“Wolf of Wall Street,” the memoir and movie, fully depict depravity

Jordan Belfort's memoir on his time on Wall Street was adapted by Martin Scorsese, starring Leonardo DiCaprio.

"Wolf of Wall Street" press image

Jordan Belfort’s memoir on his time on Wall Street was adapted by Martin Scorsese, starring Leonardo DiCaprio.

On the memoir…
A powerful narrative that fully exposes the darker facets of Wall Street culture and the brokers who make it work, “The Wolf of Wall Street,” dives to the ultimate depths of debauchery and reckless wealth that fully shocks the reader no matter how desensitized they may be. Written by white collar criminal extraordinaire Jordan Belfort, the reader will find a no-holds-barred look into the life of one of Wall Street’s most wanted con-man.

The novel centers itself around the now defunct penny-stock trading firm of Stratton Oakmont—the firm that Belfort founded and made millions with. Belfort and his partners practiced selling stock in companies that, on a fundamental business level, were flawed and worthless by tricking investors into believing that the shares were genuinely valuable.

Drugs, prostitutes, bribery, and wholesale corruption dominate the novel. “The Wolf of Wall Street” is interesting and engaging but becomes repetitive, as the enormous shock value of the opening pages quickly diminishes while the debauchery deepens, leaving the reader simply amazed that any one person could live so terribly and survive.

Quite contrary to the movie, the book does have a hint of a cautionary tale to it. Belfort expresses his regret and surprise at his former lifestyle and the things that he believes money led him to do. Overall, Belfort proves himself to be as good of a writer as he is con-man, and while his writing style does seem odd and segmented at times, “The Wolf of Wall Street” remains engaging and provoking from start to finish.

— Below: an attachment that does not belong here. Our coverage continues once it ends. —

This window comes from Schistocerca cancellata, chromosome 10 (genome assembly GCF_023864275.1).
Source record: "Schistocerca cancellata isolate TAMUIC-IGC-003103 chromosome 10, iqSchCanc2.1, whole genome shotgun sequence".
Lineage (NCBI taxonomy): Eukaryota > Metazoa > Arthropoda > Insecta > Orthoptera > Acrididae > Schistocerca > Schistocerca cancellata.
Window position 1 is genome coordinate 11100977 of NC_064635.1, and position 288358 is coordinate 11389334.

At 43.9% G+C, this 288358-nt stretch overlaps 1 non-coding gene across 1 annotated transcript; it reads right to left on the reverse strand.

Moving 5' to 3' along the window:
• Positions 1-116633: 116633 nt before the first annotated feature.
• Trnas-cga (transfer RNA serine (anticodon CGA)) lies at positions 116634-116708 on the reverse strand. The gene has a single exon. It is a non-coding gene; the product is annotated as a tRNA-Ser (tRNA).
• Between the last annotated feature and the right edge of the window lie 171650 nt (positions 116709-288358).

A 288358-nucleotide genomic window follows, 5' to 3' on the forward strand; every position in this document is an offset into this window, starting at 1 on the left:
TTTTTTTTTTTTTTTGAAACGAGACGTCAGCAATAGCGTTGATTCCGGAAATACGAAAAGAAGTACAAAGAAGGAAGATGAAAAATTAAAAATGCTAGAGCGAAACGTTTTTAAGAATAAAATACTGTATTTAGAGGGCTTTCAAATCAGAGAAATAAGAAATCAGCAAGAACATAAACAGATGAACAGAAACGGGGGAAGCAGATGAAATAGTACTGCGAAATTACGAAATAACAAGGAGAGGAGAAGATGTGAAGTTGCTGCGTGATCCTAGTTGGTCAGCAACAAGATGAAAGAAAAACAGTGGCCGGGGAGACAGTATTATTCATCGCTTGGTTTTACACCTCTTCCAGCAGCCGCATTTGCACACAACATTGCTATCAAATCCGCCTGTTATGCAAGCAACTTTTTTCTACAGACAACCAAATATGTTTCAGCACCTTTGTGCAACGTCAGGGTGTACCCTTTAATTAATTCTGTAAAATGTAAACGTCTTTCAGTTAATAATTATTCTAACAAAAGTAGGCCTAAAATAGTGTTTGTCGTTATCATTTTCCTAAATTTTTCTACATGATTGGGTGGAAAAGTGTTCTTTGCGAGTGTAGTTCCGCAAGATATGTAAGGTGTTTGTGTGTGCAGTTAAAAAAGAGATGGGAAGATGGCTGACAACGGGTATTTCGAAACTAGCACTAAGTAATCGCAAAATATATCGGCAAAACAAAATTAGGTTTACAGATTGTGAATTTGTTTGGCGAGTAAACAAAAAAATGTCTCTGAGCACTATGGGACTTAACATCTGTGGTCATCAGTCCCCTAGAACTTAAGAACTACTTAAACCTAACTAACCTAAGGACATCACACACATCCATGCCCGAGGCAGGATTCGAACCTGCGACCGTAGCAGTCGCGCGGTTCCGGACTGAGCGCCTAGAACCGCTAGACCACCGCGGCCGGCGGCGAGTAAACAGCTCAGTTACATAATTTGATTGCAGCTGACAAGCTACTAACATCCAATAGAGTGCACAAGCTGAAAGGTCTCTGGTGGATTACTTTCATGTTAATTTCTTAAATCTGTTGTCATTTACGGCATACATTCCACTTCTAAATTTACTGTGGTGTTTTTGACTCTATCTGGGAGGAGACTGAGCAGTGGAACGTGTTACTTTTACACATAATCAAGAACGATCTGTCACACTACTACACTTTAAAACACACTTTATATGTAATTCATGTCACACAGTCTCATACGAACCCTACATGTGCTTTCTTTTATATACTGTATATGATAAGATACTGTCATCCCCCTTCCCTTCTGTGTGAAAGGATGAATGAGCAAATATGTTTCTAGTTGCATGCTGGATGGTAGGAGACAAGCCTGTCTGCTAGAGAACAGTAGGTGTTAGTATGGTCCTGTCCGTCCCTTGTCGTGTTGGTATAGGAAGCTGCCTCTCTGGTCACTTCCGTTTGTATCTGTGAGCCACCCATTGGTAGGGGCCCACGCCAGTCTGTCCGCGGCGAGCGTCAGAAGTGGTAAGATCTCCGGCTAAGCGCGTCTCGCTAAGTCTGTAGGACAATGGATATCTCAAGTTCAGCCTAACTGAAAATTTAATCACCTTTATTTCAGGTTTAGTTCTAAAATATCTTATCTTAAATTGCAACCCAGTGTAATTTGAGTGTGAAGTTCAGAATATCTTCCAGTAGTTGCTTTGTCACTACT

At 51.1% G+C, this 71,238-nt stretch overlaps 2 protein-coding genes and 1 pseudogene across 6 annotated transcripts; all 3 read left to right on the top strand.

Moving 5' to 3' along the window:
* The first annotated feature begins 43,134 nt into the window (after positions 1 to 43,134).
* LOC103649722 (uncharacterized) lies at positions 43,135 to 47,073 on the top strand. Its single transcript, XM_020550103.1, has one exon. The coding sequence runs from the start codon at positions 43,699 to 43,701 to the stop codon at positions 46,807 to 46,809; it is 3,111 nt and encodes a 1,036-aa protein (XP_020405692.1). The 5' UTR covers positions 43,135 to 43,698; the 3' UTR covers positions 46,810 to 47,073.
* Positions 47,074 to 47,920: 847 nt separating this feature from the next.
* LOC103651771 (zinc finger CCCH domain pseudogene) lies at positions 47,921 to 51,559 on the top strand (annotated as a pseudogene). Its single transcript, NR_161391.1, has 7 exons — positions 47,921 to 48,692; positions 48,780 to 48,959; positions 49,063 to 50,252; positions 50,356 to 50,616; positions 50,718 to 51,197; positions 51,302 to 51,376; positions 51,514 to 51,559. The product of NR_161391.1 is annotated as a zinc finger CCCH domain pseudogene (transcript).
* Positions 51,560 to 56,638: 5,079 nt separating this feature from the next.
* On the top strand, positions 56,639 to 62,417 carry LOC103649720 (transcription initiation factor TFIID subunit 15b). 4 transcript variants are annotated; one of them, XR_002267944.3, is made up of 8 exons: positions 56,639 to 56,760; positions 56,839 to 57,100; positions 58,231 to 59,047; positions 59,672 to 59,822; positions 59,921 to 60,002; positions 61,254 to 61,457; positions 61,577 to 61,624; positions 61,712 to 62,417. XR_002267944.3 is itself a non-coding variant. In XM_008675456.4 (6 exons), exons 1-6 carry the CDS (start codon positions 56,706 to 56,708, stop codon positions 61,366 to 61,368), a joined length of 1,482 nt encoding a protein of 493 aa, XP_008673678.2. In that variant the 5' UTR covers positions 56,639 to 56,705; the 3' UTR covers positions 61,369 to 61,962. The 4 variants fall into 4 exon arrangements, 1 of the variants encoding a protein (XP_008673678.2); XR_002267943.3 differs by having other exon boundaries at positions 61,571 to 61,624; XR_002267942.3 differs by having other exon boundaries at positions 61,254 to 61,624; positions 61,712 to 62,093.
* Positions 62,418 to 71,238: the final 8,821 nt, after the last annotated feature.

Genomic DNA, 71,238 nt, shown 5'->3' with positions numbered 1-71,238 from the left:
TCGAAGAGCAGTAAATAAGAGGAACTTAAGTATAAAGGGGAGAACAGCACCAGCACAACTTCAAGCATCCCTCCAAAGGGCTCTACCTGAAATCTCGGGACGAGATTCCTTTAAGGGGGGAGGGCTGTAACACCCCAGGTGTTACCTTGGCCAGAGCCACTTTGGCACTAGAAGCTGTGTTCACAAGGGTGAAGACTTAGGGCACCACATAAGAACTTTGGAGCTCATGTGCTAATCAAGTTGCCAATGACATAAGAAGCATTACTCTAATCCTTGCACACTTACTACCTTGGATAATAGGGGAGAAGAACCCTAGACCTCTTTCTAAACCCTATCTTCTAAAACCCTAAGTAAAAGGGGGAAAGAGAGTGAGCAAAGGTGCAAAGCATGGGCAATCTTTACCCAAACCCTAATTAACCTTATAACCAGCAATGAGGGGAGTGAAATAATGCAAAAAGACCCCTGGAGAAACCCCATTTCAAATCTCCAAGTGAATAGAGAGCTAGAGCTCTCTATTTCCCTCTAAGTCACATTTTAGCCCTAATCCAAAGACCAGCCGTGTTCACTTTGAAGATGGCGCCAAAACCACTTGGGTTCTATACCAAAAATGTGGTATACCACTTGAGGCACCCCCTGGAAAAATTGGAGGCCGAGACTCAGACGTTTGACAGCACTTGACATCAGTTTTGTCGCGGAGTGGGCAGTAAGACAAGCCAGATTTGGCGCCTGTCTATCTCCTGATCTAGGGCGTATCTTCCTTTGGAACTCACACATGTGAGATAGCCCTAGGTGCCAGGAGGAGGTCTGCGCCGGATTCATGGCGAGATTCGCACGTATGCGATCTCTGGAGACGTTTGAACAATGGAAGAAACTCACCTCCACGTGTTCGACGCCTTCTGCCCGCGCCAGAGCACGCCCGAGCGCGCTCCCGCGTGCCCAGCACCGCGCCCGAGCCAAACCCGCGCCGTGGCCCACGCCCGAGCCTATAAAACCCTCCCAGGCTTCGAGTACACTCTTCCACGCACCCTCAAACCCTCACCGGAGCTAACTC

On the movie…
For fans of non-stop 80’s style, and completely out of control partying,“The Wolf of Wall Street” is the perfect depiction. Leonardo DiCaprio stars as the inexplicably rich Jordan Belfort, who wanting to have a good time, eventually ends up in a world of trouble. This is not a flick to go see with parents, or grandparents, or any relatives that are held in respectable esteem.

Paramount Pictures

Looking past the drugs, raunchy scenes and violence, the cast of “The Wolf of Wall Street,” including Jonah Hill and Matthew McConaughey, does a fine job at bringing to life the depths of Wall Street’s depravity. Capitalist extraordinair and inventor of penny-stock brokering, Belfort unrepentantly climbs his way up amongst the ranks of famous businessmen in a matter of years, along with his self-started firm, Stratton Oakmont. The movie, although lightly, touches on the darker moments of Belfort’s past such as divorce, death, and domestic abuse. However, it’s mostly one big party.

Dicaprio does a fantastic job at portraying the ups and downs of his character, at times being the cool, calculating businessman, and other times, the furious husband. Actors Rob Reiner and Margot Robbie excel in their respective supporting roles as father and wife. Jonah Hill goes above and beyond his role perennially inebriated second in command, perfectly capturing the fast-lane Wall Street lifestyle, as well as the accent that dominates this movie.

Scene after scene of foolhardy behavior, luxury beach houses, and a drug called Quaalude can make the mind go as numb as the users on the screen, while still holding a kind of luster after two and a half hours of the same thing. At points, the famed movie director Martin Scorsese seems to glorify the reckless lifestyle of this young millionaire as it sympathizes his every action and is less concerned his criminal activity. Granted, the film is based off of an autobiography, but it takes a less regretful angle than expected.

Overall, this movie is the perfect cinematic portrayal of a rock and roll lifestyle, though perhaps not for the whole family, but certainly for those that fall within the demographic of party-loving movie-goers that rarely bat an eye at explicit content. An entertaining feature with a half-decent plot and a loveable cast, “The Wolf of Wall Street” proves to be very excellent.